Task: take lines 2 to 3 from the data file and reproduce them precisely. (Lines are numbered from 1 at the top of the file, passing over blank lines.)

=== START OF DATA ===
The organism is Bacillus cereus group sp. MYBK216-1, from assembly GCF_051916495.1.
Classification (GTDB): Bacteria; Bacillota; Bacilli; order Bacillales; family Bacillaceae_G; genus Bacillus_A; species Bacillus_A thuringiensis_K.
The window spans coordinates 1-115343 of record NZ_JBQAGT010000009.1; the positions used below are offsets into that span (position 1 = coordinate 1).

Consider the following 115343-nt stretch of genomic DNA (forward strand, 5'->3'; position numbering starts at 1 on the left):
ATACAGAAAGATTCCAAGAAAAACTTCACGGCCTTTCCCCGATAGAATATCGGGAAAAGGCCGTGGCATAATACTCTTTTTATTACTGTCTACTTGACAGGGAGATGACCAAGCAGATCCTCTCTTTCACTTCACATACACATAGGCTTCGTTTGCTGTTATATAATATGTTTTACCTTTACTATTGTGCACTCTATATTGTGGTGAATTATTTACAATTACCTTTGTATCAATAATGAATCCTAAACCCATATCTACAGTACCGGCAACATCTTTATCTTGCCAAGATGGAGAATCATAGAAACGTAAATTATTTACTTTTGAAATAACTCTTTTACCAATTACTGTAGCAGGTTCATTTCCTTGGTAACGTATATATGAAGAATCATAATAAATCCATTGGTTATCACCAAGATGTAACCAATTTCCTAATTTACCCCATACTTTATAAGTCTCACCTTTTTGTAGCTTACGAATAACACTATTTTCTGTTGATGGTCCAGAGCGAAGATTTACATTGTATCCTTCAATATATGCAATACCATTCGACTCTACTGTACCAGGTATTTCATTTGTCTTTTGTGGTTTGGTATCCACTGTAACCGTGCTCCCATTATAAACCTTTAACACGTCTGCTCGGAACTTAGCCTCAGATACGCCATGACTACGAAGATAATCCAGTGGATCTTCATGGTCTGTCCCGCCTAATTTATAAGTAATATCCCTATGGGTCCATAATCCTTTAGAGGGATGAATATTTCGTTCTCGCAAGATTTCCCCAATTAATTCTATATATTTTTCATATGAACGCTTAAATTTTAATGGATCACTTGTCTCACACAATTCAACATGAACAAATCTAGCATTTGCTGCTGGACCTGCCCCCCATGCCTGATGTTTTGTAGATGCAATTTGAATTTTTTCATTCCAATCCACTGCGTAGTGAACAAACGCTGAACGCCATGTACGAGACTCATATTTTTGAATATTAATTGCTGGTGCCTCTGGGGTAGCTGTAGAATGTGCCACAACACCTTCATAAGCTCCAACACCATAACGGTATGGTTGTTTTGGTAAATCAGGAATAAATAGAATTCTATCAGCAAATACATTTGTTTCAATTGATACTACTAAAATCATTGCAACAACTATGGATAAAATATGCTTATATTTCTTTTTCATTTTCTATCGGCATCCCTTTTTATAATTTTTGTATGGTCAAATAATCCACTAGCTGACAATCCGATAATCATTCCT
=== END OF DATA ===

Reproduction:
Classification (GTDB): Bacteria; Bacillota; Bacilli; order Bacillales; family Bacillaceae_G; genus Bacillus_A; species Bacillus_A thuringiensis_K.
The window spans coordinates 1-115343 of record NZ_JBQAGT010000009.1; the positions used below are offsets into that span (position 1 = coordinate 1).